In the latest of quick-fire interviews with Irish football journalists, Ben Blake talks about turning up at the wrong venue for a press conference, ghostwriting a manager’s column, and witnessing greatness.
Q&A by Ben Blake (The42.ie)
How did you get started in your current job?
I took my first steps into journalism when a work experience placement with the Irish Daily Star led to a weekend job covering schoolboy games for their junior football pullout, Target. After secondary school, I studied arts in UCD and would spend much of my time in the office of the college newspaper, College Tribune, where I started as a reporter before going on to become sports editor.
From there I picked up part-time work as a sub-editor with the Star on Sunday, which helped provide me with invaluable experience while also doing three years in Ballyfermot College to complete their DCU-accredited degree in Media Production Management.
Some freelance work with the Tallaght Echo followed during my first couple of months after college before I landed an internship with TheScore.ie (now The42.ie). When the six months were up there I was asked to stay on as a freelancer and have since been made full-time staff.
Can you remember the first big event that you covered?
It seems insignificant now but I recall feeling extremely nervous when I was sent out to Dublin Airport to interview Ireland fans who were going over to support Sunderland for Roy Keane’s first game in charge. It was an early start, around 6am, to catch the fans before they departed, but I was pleased that it led to a two-page spread in the newspaper the next day with my byline attached.
What has been your most memorable match?
It wasn’t exactly the most important game for those involved, but the Republic of Ireland’s friendly with Bosnia-Herzegovina at Aviva Stadium was particularly memorable, simply for the fact that it was the first senior international that I covered. Everyone was in party mood as Ireland were preparing for Euro 2012 and the atmosphere was fantastic on a beautiful afternoon. Little did we know what lay ahead in Poland.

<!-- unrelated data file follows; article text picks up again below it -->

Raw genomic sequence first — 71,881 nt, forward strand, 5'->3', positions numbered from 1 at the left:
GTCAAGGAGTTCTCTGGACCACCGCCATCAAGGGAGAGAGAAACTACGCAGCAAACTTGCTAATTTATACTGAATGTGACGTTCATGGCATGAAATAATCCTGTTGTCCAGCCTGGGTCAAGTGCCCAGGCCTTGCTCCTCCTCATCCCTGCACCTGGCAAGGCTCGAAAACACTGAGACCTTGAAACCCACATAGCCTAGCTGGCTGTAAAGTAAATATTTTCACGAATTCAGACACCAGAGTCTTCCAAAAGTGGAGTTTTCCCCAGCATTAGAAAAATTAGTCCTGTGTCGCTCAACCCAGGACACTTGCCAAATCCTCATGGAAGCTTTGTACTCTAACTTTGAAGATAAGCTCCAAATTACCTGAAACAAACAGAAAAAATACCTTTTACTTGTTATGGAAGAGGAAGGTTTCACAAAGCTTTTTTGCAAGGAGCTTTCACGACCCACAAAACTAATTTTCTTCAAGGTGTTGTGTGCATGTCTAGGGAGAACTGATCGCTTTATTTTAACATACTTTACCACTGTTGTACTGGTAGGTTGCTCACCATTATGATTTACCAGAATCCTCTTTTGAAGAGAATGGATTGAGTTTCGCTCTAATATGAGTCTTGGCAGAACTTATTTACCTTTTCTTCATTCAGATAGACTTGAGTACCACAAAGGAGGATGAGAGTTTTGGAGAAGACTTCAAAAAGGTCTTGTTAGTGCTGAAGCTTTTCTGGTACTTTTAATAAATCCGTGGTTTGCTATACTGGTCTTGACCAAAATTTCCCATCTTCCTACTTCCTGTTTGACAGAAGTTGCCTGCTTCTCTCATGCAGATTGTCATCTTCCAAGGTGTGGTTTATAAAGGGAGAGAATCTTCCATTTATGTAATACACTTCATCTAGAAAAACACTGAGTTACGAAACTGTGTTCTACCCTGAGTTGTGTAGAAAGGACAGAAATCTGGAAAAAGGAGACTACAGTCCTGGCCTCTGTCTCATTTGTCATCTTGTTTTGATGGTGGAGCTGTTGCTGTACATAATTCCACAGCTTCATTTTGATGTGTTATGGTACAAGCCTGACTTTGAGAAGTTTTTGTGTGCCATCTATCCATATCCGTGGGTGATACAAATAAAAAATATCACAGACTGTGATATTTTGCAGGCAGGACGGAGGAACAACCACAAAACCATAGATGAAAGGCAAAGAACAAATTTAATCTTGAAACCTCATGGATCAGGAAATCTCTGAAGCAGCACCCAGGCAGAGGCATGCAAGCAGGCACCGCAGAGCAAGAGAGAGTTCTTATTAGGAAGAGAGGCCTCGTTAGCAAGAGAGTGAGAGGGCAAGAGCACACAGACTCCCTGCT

Do you have a particular career highlight?
Covering the FAI Cup final has become something of an annual highlight in recent years. The 2012 final between Derry City and St Patrick’s Athletic was another cracker with Derry edging it after extra-time in what was a fine advert for the domestic game in Ireland. Covering that final was a real treat.
And what about a lowlight?
Although it was a joy to watch players like Marco Reus and Bastian Schweinsteiger in action, covering the 6-1 defeat for Ireland by Germany in October 2012 was a very humbling experience.
What has been your worst work-related disaster?
Turning up at the wrong venue for a press conference. It was a valuable lesson to make sure that I always double, and even triple, check what former Ireland manager Giovanni Trapattoni often referred to as the ‘little details’. Thankfully, I haven’t repeated that error…yet.
Who has been the best manager to deal with?
Funnily enough I’d have to agree with my colleague Stephen Doyle and say Pete Mahon. During my time at UCD, I was the ghostwriter for his column in the College Tribune and no matter how badly UCD had performed he would always make time for a chat. He was never one for hiding how he felt, which made for great reading, but also got him in trouble a couple of times.
What is the biggest misconception about your job?
There are many to choose from. Top of the list would be the perception, that many friends have, of my job simply being ‘paid to watch football’. The role of a football journalist involves (slightly) more work than many people believe, but there is rarely a day that I don’t remind myself how lucky I am to work in such an entertaining industry doing something that I love.
Any advice for someone coming into football reporting?
It hasn’t always come naturally to me but networking and establishing good relationships with colleagues, PR people, club staff, players and managers from early on in your career is vital and will stand you in good stead.
What changes do you see happening to your profession in the future?
Technology is moving so fast and as someone who has worked in print media and now digital media I have seen how the changes have occurred. For example, fans now want to be able to read about football instantly, so that requires doing additional work, like updating social media platforms with information, breaking news, video clips etc. The way that people consume their news has changed, so that in turn means that journalism must evolve with it.